Bankruptcy Exemptions (Protecting Assets)
Everyone filing for bankruptcy has assets to some extent, even if the assets are only clothing, a few household items, a vehicle and a bank account. It is absolutely necessary when filing for bankruptcy to disclose all assets, and it is vital for the Washington and Tacoma bankruptcy exemptions attorney to ask many questions to make sure that all of the assets are listed in the bankruptcy schedules. Assets include obvious items such as vehicles, a house, bank accounts, cash and other personal items.
Assets that that are less obvious but which also must be disclosed when the case is filed include a personal injury claim or other claim, even if you haven’t hired a lawyer yet or taken any action in making a claim, and even if you are not sure if you will even pursue the claim. If you fail to list a potential claim, there can be serious consequences. When you pursue the claim, the at fault party’s insurance company can seek to dismiss the case on the basis that you failed to list the claim in the bankruptcy schedules, essentially arguing that you are taking inconsistent positions, on the hand pursuing the claim in a state court lawsuit and on the other hand not listing the claim in the bankruptcy schedules. Failing to list the claim can also cause the US Trustee’s office to seek to vacate the Order of Discharge, and criminal charges for bankruptcy fraud may also be possible. All claims need to be disclosed to your Tacoma bankruptcy exemptions lawyer, such as motor vehicle personal injury claims, slip and falls, medical malpractice, medical device and any other claims.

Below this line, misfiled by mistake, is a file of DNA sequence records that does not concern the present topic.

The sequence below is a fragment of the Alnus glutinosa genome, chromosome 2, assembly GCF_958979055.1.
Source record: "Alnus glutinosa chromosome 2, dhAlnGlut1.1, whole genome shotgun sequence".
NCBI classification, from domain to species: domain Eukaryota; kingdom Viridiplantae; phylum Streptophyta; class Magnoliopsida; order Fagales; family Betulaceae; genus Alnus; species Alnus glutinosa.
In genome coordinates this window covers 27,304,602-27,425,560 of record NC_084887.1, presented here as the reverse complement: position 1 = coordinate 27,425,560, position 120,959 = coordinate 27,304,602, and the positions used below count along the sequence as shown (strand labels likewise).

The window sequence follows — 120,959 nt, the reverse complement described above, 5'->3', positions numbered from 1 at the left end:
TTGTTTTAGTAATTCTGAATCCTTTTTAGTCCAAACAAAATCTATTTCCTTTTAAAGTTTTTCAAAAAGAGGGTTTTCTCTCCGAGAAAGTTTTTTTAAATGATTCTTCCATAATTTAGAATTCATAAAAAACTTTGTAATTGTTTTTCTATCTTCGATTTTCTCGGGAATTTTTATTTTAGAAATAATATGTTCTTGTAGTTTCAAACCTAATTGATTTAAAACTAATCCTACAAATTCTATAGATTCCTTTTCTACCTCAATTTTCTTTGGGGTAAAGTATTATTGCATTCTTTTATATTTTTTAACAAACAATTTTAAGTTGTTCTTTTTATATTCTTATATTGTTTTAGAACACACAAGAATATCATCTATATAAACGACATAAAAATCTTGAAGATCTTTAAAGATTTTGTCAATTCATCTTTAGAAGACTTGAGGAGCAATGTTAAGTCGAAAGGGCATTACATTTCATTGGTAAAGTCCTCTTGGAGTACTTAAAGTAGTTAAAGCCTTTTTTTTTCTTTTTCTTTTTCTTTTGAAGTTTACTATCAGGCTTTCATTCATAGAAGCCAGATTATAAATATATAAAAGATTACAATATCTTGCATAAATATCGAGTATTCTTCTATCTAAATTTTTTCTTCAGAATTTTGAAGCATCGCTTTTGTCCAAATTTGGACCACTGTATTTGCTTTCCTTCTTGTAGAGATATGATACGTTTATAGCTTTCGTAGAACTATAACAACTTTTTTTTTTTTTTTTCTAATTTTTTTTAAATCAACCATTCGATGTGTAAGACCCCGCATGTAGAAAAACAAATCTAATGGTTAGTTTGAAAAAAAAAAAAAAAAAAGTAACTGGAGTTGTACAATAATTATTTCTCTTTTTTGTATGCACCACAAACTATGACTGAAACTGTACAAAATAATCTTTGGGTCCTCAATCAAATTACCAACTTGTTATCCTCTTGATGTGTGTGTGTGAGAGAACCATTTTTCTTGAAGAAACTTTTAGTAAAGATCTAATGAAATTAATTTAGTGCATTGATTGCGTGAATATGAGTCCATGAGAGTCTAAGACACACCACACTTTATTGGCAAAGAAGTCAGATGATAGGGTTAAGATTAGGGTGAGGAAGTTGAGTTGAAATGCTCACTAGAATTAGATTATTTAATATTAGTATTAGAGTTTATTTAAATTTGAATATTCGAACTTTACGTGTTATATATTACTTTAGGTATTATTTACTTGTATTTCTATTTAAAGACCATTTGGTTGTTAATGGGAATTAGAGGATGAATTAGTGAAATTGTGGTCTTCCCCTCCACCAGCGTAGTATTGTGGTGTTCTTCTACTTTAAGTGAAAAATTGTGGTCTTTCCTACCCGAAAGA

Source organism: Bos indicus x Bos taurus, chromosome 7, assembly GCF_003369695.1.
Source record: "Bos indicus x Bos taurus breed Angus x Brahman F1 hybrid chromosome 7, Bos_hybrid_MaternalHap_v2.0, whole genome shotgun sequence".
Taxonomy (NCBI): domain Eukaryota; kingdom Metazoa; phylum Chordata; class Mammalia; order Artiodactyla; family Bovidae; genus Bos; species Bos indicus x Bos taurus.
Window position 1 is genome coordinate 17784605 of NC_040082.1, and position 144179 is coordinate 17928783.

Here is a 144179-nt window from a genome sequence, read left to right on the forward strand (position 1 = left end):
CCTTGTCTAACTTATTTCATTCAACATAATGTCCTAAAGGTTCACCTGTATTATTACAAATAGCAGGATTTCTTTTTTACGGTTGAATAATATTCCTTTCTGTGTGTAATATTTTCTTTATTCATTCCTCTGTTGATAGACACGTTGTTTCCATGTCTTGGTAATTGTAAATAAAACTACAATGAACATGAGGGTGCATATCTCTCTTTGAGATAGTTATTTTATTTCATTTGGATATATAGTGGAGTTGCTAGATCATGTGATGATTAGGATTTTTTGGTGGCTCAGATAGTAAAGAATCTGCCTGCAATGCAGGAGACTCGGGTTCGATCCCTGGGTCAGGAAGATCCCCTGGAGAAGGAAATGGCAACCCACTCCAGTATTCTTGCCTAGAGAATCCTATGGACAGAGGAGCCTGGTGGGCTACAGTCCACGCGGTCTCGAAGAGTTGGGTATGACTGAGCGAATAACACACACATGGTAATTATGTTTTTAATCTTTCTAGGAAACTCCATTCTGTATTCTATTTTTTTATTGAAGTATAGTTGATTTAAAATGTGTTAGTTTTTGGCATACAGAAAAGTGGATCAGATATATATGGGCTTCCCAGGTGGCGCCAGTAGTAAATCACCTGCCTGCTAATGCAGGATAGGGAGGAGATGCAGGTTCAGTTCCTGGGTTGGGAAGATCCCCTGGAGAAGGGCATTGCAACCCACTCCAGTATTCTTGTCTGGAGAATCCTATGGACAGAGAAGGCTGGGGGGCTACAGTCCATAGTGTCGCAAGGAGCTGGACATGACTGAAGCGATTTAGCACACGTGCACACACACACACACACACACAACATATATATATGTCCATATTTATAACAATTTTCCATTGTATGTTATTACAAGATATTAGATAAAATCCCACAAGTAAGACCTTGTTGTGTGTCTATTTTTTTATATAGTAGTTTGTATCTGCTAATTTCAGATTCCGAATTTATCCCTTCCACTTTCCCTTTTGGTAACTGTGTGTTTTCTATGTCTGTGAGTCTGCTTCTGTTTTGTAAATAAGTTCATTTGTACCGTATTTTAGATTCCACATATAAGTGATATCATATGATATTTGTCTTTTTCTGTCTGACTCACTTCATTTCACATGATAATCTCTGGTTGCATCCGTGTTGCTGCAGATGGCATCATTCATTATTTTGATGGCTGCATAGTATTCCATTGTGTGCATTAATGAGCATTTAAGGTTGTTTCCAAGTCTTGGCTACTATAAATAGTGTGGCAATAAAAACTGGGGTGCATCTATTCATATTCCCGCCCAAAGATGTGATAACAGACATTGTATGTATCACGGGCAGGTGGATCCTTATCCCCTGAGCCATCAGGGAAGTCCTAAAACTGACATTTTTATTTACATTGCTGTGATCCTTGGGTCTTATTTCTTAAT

The bankruptcy filing creates what is known as a “bankruptcy estate” which includes all of your assets and possible claims. I like to describe it as a photo “snap shot” of all assets at the moment of the bankruptcy filing. For instance, if you have $1,100 in a bank account at the moment of filing, then the bankruptcy schedules need to list that specific bank account with that dollar amount. If you have $2,000 in cash when the case is filed, the schedules need to state that amount. The one exception to this rule is inheritance, which includes inheritance up to 180 days after the case filing. This does not mean that you would receive the actual inheritance within 180 days. It means that someone died within 180 days after the bankruptcy filing which triggered a right to receive inheritance, even if it takes years to receive the actual inheritance.
Since all of your assets go into the bankruptcy case and encompass the “bankruptcy estate”, it is important to be able to provide for a bankruptcy exemption of those assets. The bankruptcy exemptions are based upon state and federal statutes. You do not get to pick and choose between state and federal statutes. In Washington, you must choose either the federal exemptions or the Washington state exemptions (when choosing Washington state exemptions, you also can use federal non-bankruptcy exemptions to protect property). It is vital to fully analyze the bankruptcy exemptions before the case is filed because it is the bankruptcy exemptions that protect your property. If you are not able to exempt the property, a chapter 7 bankruptcy trustee may liquidate the asset. In a chapter 13 case, there will be a “liquidation analysis” to determine the amount of the non-exempt assets and you must propose a plan that pays what is known as “general unsecured creditors” no less than that amount.
If you call my law office, one of the first questions I am going to ask is whether you own real property or any other significant assets. You may be able to fully protect all of your assets in a bankruptcy case, even if you have substantial equity in a home. As a Washington and Tacoma bankruptcy exemptions lawyer, I look at each particular situation to figure out if bankruptcy is your best option and whether the case should be filed as a chapter 7 or chapter 13.